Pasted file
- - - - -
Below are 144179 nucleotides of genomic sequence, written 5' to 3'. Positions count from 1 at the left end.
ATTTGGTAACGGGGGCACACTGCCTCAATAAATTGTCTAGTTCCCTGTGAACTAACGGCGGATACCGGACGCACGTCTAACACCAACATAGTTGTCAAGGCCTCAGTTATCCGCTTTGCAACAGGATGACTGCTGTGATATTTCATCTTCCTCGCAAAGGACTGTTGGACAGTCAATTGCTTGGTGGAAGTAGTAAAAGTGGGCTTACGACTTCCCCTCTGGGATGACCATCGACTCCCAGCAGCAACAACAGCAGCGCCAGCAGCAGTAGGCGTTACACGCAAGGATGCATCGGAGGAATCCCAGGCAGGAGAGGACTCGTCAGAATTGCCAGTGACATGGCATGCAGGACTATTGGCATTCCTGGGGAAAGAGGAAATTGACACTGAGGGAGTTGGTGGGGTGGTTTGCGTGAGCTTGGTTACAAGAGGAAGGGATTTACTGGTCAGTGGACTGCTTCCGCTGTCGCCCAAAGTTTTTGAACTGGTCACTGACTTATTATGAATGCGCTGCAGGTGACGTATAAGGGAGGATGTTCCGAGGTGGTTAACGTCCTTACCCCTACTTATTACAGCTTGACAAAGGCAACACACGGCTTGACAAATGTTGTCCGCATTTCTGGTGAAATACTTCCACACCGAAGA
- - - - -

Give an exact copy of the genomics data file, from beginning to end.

Below are 144179 nucleotides of genomic sequence, written 5' to 3'. Positions count from 1 at the left end.
ATTTGGTAACGGGGGCACACTGCCTCAATAAATTGTCTAGTTCCCTGTGAACTAACGGCGGATACCGGACGCACGTCTAACACCAACATAGTTGTCAAGGCCTCAGTTATCCGCTTTGCAACAGGATGACTGCTGTGATATTTCATCTTCCTCGCAAAGGACTGTTGGACAGTCAATTGCTTGGTGGAAGTAGTAAAAGTGGGCTTACGACTTCCCCTCTGGGATGACCATCGACTCCCAGCAGCAACAACAGCAGCGCCAGCAGCAGTAGGCGTTACACGCAAGGATGCATCGGAGGAATCCCAGGCAGGAGAGGACTCGTCAGAATTGCCAGTGACATGGCATGCAGGACTATTGGCATTCCTGGGGAAAGAGGAAATTGACACTGAGGGAGTTGGTGGGGTGGTTTGCGTGAGCTTGGTTACAAGAGGAAGGGATTTACTGGTCAGTGGACTGCTTCCGCTGTCGCCCAAAGTTTTTGAACTGGTCACTGACTTATTATGAATGCGCTGCAGGTGACGTATAAGGGAGGATGTTCCGAGGTGGTTAACGTCCTTACCCCTACTTATTACAGCTTGACAAAGGCAACACACGGCTTGACAAATGTTGTCCGCATTTCTGGTGAAATACTTCCACACCGAAGA